I think adoption is really beautiful. My own father was adopted. I believe people often don’t understand how deep the bond and connection between a child and the adoptive parent can be.
Bettina: Did you have a divine experience with your second child as well?
My experience with my second child was different, but there was a divine component as well. In 2010, my husband and I were living for six months in Europe and for six months in South Goa, India. I started to work on my book, Right Time Baby, and researched all about later motherhood. I found really encouraging data as well as fertility experts who basically said that pregnancy in your 40s is much more natural than the stories we read would imply. So, I was in a very positive mindset.
I was interested in having another baby, but at the time, my husband was not so inclined. I also went to see my gynecologist for a check-up, and he found a very big cyst on one of my ovaries, which apparently can happen to women when they stop breastfeeding. He said we should keep a close eye on the cyst as it can become dangerous and may have to be surgically removed. Oh, and this cyst would keep me from getting pregnant. So, I thought, “Gosh, no, I have no pain. I don’t want to have an operation! I’d rather find other ways to heal my body!”
Oh, by the way, I see a huge focus on women being healthy and living a clean life before they conceive, but men are often left out of the equation. This is a big error as men’s sperm count and quality has gone down dramatically in the last few decades. I wrote about it in my book, Right Time Baby. Industrialized farming affected the men who worked in this industry really negatively.
When you ask the fertility specialists, you actually find out that 40 to 50 percent of the time it’s the man who has fertility issues, not the woman. The sperm is not as healthy as it used to be, and that makes it harder for women to conceive healthy children. Just recently I was listening to an Australian fertility expert who talked about new research that said that the egg compensates for any damage in the DNA of the sperm. So, if there is damage in the DNA of sperm, the egg has to work so much harder to create an embryo.
Often, we think that miscarriage is the women’s “fault,” while it may be that the sperm could not produce a healthy embryo that was growing properly. It can get a bit tricky for some women to convince their partners to have their sperm checked as the guys often think of themselves as infallible. But checking out the quality of the sperm should be one of the first things a couple does. And then the couple can get into a healthier lifestyle together.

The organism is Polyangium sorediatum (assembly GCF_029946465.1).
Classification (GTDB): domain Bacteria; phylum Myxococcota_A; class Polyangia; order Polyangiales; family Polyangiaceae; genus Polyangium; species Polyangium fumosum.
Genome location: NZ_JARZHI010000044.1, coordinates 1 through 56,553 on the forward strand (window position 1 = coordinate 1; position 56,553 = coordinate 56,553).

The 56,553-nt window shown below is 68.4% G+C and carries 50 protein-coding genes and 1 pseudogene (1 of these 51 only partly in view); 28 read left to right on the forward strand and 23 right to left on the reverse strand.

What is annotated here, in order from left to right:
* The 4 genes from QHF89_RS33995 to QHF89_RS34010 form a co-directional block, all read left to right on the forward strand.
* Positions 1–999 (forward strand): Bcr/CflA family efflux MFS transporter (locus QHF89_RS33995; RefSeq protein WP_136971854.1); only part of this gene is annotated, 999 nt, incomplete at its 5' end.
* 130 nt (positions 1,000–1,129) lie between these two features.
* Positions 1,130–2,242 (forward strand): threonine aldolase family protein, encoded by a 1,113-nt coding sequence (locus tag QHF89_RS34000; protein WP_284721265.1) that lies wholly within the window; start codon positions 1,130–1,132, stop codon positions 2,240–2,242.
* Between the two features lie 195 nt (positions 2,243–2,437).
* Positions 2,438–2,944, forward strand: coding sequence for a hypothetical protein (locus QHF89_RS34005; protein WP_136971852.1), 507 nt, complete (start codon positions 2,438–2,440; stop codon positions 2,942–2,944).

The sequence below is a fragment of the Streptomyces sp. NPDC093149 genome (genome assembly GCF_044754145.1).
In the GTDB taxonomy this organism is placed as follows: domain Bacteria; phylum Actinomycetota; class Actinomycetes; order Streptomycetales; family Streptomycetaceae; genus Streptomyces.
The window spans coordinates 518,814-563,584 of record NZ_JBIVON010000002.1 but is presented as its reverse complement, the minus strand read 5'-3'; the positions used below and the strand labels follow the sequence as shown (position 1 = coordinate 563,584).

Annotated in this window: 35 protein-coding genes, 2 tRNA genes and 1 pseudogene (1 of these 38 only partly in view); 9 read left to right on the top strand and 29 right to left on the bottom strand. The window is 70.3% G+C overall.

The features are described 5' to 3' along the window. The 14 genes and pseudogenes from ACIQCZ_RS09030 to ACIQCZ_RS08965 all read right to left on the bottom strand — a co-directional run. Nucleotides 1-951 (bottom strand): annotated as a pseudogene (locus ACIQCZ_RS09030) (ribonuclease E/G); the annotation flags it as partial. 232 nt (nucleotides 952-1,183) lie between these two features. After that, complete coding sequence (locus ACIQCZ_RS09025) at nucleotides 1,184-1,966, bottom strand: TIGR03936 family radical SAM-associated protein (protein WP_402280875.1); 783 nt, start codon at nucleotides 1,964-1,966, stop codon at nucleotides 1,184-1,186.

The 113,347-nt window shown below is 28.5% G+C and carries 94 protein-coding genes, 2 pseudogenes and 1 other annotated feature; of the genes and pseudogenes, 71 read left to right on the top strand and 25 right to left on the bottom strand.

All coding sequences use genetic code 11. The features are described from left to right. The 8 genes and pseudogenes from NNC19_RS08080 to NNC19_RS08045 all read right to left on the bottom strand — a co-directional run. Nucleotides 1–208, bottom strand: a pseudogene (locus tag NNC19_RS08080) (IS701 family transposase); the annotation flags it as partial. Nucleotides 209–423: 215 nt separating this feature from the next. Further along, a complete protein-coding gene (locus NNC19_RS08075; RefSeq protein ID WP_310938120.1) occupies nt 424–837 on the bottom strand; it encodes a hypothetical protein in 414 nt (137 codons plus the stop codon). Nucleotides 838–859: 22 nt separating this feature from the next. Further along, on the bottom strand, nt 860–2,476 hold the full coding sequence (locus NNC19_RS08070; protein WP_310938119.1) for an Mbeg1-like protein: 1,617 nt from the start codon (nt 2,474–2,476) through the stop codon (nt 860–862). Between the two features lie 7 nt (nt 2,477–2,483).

Shortly after my doctor’s visit, my husband and I left for South Goa and lived close to the beach. The news about the cyst encouraged me to do a detox and to practice yoga on a regular basis. We both ate healthy vegetarian food and observed our circadian rhythm. We were not exposed to computers at night or to TV, and we were very grounded. Through yoga, my body became stronger, and I felt strong and healthy and very vital. I felt confident in my body.
Bettina: So here we are back with the body confidence piece you mentioned earlier.
Yes. I was strong and confident, and I think I was also letting go of any expectation or sense of time. I was just in the here and now, feeling strong but not focusing on getting pregnant. If it’s meant to happen, it will happen—I am not even going to think about it. It was a very subtle shift.
Since my husband did not want to have another child, we were careful not to get pregnant. However, one time we didn’t pay attention, and I got pregnant immediately. The cyst did not matter; the fact that my husband was not so sure about a second child did not matter. It happened anyway. It was really like a one-hit wonder! It’s interesting, but for many women I talk to who got pregnant in their 40s, or even 50s, it happened like this. They stopped taking precautions and got pregnant from having unprotected intercourse—all it took was just that one time.
I think it’s also a sign that, when the spirit baby is ready to come in and you are relaxed about pregnancy in body, mind, and spirit, there only needs to be a small window of opportunity. I truly believe what the author of Spirit Babies writes: “When a soul wants to come in, it will come in no matter what!” It actually also happened to us again in getting pregnant with our daughter, our third child. I was 44 at the time, and I know exactly when she was conceived. I even joked afterward, “Oh, don’t worry; you know what they say about the chances at my age.” So much for listening to mainstream advice.
Bettina: Are you up for child number four?
I love having children, but I feel called to do other things now. I just turned 47, and I often forget how old I even am. I am totally sure that I could easily get pregnant again. So, my answer is that I think we are done, but we are still careful.